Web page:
Whether you drive a truck, SUV, or crossover, you’re undoubtedly familiar with the varying types of all-terrain tires. But what do you do when your adventures take you a little further off-road? Your next step is to consider a mud terrain tire. Mud terrain tires have much larger voids between the tread blocks, to easily handle mud, rocks and snow much more effectively than the usual all-terrain tire.
Buying new tires can be a tricky thing, and is even more complicated when it comes to upgrading with off-road or mud terrain tires. There are a variety of sizes, price ranges, and intended uses, so it’s important to understand what you’re getting into. Stick with us as we walk through the best off-road and mud terrain tires in various sizes, and go in-depth on why and when to replace your tires.
We chose the tires above for their ability to provide traction and stability in harsh off-road settings. We also focused on selecting tires that achieved at least a four-star customer rating, and chose to bypass tires with few or no customer reviews.
Even if you purchased an off-road vehicle, you may decide that a change in tire is appropriate for your rig. The 2020 Jeep Wrangler Rubicon Unlimited, for example, leaves the factory with 17-inch wheels and tires sized LT285/70R17 116/113 Q C. All of the potential factory tires for the Jeep are focused for off-roading. The BFGoodrich Mud Terrain KM3 K02, and Falken Wildpeak M/T are tires that we’d recommend as an off-road upgrade for any vehicle, but as a tire shopper you’d have to decide if replacing those OE tires with the same brand and model is the right call. Several other tires with better road manners fit the Jeep and may provide a more civilized ride on the road.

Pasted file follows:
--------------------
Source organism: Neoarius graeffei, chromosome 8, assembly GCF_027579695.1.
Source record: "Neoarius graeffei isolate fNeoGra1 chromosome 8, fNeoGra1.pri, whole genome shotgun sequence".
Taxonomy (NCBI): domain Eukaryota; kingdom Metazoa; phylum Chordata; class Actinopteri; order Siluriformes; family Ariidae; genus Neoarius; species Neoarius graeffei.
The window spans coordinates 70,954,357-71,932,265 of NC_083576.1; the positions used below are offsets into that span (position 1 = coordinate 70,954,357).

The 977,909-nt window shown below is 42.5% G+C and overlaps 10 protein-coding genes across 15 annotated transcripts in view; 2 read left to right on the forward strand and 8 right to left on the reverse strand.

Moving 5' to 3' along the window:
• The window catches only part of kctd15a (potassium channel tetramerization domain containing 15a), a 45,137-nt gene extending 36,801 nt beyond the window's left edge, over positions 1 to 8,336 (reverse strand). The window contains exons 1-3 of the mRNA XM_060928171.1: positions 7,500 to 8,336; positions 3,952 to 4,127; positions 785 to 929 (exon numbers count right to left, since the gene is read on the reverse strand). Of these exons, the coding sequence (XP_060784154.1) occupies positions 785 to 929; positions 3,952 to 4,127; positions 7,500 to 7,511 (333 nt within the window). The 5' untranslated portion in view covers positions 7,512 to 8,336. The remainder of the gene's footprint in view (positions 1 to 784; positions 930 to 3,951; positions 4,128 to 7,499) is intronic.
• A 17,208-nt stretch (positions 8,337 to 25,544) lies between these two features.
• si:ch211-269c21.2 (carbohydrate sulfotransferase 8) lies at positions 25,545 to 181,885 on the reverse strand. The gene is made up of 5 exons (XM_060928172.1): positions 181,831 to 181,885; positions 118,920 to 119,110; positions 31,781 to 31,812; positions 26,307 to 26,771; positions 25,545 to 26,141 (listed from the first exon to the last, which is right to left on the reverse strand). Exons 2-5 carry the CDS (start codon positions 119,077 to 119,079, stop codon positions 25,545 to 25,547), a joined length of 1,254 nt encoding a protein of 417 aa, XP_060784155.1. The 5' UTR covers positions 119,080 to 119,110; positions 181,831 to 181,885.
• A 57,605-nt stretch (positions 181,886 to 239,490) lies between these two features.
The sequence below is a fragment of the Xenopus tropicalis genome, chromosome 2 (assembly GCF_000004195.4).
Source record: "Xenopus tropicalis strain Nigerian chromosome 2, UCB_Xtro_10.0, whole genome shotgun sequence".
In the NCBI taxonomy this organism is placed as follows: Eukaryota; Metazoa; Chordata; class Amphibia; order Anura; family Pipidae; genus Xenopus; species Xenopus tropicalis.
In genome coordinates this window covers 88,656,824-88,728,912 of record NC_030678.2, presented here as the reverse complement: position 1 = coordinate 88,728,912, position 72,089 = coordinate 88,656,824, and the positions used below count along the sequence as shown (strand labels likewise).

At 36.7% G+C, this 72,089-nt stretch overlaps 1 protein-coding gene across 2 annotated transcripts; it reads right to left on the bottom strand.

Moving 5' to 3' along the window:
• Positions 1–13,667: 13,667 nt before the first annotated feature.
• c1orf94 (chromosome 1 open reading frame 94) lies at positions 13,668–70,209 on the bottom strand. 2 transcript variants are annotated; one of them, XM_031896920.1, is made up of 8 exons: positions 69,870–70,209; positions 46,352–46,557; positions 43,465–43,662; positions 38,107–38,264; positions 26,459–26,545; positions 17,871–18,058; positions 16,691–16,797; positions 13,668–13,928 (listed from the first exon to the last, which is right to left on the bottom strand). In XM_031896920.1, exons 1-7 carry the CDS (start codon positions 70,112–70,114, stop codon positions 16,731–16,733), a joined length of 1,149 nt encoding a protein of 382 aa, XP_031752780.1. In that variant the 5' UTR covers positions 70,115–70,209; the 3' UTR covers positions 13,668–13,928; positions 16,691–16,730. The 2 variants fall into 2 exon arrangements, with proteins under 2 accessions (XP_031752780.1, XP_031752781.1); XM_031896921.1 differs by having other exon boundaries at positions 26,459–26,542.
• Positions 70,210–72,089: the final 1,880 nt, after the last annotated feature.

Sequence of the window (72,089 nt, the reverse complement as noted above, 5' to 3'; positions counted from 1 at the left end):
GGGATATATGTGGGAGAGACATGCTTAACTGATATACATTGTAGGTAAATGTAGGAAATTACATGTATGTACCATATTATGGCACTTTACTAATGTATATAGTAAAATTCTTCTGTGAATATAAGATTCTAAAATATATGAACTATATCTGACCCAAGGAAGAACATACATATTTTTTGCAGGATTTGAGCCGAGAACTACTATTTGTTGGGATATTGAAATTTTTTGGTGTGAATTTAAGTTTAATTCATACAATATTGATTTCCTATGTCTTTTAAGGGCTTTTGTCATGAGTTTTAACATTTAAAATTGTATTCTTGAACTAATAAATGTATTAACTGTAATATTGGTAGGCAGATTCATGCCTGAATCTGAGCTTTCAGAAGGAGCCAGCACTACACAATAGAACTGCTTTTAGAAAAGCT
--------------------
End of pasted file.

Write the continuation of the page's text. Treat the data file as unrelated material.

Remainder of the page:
Most major tire manufacturers offer a dedicated off-road tire, and those that don’t usually offer a stand-in tire that bridges on- and off-road capabilities. When you set out to purchase replacement tires for your rig, you’ll have to decide if you spend enough time in the woods to justify a hardcore replacement, or if a more middle of the road tire will do the job.
Just because all-terrain and off-road tires look beefy, that doesn’t mean that they don’t wear out. In fact, many of the things that the tires are designed to do wear them more unevenly and can damage them in some circumstances. Rock crawling and off-roading is tough work, and can make the tires wear much more quickly.
In general, off-road tires are designed to last around 40,000 miles. The best tires have warranties that stretch well past 60,000 miles, so there is a longevity spectrum here. Depending on what the tire is designed for and how it’s used, the rubber may last much longer than the warranty or may wear out well in advance.
What most people are not aware of is that tires also have a usable shelf life. They can “go bad” after their “use by” date. That date, per Department of Transportation standards, is five years from the week of manufacture. To find out if your tires are out of date, look for the raised DOT numbers on the sidewall. These are required by law and consist of three sets of four numbers each. The first two sets indicate compounds and other information. The third set is the date of manufacture. The first two numbers are the week the tire was made and the second two are the year. A date code of 3217, for example, indicates the tire was manufactured in the 37th week of 2017 (between September 11 and 17th).
More information about your tires can be learned from other inclusions on the sidewall and sales information. Tires are printed with Uniform Tire Quality Grade (UTQG) ratings. These are a voluntary standard tire manufacturers have created to give quick indicators of how the tire is expected to be used. The UTQG usually appears after the tire’s name as a three-digit code. This code usually looks like “300 A B” or similar. The number is a durability rating, the first letter is the traction rating for wet pavement, and the third letter is the tire’s high-temperature resistance rating.
Using our example: